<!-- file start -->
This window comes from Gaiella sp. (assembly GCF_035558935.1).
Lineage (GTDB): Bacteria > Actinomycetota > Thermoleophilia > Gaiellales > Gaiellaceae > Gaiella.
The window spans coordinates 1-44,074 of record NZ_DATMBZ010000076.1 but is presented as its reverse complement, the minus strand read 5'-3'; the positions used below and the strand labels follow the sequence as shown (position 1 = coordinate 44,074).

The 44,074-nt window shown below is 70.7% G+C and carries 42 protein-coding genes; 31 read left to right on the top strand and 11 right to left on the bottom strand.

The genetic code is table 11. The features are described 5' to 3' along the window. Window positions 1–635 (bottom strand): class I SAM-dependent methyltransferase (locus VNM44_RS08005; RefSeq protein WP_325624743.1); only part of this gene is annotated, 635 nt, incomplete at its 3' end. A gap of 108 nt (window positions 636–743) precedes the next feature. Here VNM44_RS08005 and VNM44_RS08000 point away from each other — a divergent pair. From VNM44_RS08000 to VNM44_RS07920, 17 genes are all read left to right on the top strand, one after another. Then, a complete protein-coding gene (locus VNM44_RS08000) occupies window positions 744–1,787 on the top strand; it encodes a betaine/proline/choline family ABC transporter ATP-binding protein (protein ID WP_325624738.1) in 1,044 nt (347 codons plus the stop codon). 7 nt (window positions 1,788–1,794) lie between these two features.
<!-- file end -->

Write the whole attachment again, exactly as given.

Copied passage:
This window comes from Gaiella sp. (assembly GCF_035558935.1).
Lineage (GTDB): Bacteria > Actinomycetota > Thermoleophilia > Gaiellales > Gaiellaceae > Gaiella.
The window spans coordinates 1-44,074 of record NZ_DATMBZ010000076.1 but is presented as its reverse complement, the minus strand read 5'-3'; the positions used below and the strand labels follow the sequence as shown (position 1 = coordinate 44,074).

The 44,074-nt window shown below is 70.7% G+C and carries 42 protein-coding genes; 31 read left to right on the top strand and 11 right to left on the bottom strand.

The genetic code is table 11. The features are described 5' to 3' along the window. Window positions 1–635 (bottom strand): class I SAM-dependent methyltransferase (locus VNM44_RS08005; RefSeq protein WP_325624743.1); only part of this gene is annotated, 635 nt, incomplete at its 3' end. A gap of 108 nt (window positions 636–743) precedes the next feature. Here VNM44_RS08005 and VNM44_RS08000 point away from each other — a divergent pair. From VNM44_RS08000 to VNM44_RS07920, 17 genes are all read left to right on the top strand, one after another. Then, a complete protein-coding gene (locus VNM44_RS08000) occupies window positions 744–1,787 on the top strand; it encodes a betaine/proline/choline family ABC transporter ATP-binding protein (protein ID WP_325624738.1) in 1,044 nt (347 codons plus the stop codon). 7 nt (window positions 1,788–1,794) lie between these two features.